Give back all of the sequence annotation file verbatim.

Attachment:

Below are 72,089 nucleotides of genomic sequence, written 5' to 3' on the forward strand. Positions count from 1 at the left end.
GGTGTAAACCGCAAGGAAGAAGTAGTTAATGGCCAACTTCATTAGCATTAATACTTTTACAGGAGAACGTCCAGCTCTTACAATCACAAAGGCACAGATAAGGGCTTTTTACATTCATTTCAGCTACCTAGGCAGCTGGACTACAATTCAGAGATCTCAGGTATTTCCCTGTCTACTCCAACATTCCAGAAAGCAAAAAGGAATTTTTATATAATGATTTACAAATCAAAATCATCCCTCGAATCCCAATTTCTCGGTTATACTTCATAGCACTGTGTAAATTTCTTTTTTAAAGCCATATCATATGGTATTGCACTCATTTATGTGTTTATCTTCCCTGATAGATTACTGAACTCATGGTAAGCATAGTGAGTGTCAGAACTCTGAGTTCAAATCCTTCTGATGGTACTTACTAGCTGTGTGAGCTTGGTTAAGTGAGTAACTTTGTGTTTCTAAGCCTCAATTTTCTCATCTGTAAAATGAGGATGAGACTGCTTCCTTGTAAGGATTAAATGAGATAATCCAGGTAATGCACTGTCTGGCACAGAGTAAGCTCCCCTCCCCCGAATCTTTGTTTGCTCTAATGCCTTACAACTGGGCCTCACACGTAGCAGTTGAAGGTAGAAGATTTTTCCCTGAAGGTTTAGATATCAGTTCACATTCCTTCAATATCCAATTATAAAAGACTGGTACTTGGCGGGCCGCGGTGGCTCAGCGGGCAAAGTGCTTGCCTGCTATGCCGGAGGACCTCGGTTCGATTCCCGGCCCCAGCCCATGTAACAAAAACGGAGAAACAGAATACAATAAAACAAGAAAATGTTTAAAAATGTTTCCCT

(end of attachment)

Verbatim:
Below are 72,089 nucleotides of genomic sequence, written 5' to 3' on the forward strand. Positions count from 1 at the left end.
GGTGTAAACCGCAAGGAAGAAGTAGTTAATGGCCAACTTCATTAGCATTAATACTTTTACAGGAGAACGTCCAGCTCTTACAATCACAAAGGCACAGATAAGGGCTTTTTACATTCATTTCAGCTACCTAGGCAGCTGGACTACAATTCAGAGATCTCAGGTATTTCCCTGTCTACTCCAACATTCCAGAAAGCAAAAAGGAATTTTTATATAATGATTTACAAATCAAAATCATCCCTCGAATCCCAATTTCTCGGTTATACTTCATAGCACTGTGTAAATTTCTTTTTTAAAGCCATATCATATGGTATTGCACTCATTTATGTGTTTATCTTCCCTGATAGATTACTGAACTCATGGTAAGCATAGTGAGTGTCAGAACTCTGAGTTCAAATCCTTCTGATGGTACTTACTAGCTGTGTGAGCTTGGTTAAGTGAGTAACTTTGTGTTTCTAAGCCTCAATTTTCTCATCTGTAAAATGAGGATGAGACTGCTTCCTTGTAAGGATTAAATGAGATAATCCAGGTAATGCACTGTCTGGCACAGAGTAAGCTCCCCTCCCCCGAATCTTTGTTTGCTCTAATGCCTTACAACTGGGCCTCACACGTAGCAGTTGAAGGTAGAAGATTTTTCCCTGAAGGTTTAGATATCAGTTCACATTCCTTCAATATCCAATTATAAAAGACTGGTACTTGGCGGGCCGCGGTGGCTCAGCGGGCAAAGTGCTTGCCTGCTATGCCGGAGGACCTCGGTTCGATTCCCGGCCCCAGCCCATGTAACAAAAACGGAGAAACAGAATACAATAAAACAAGAAAATGTTTAAAAATGTTTCCCT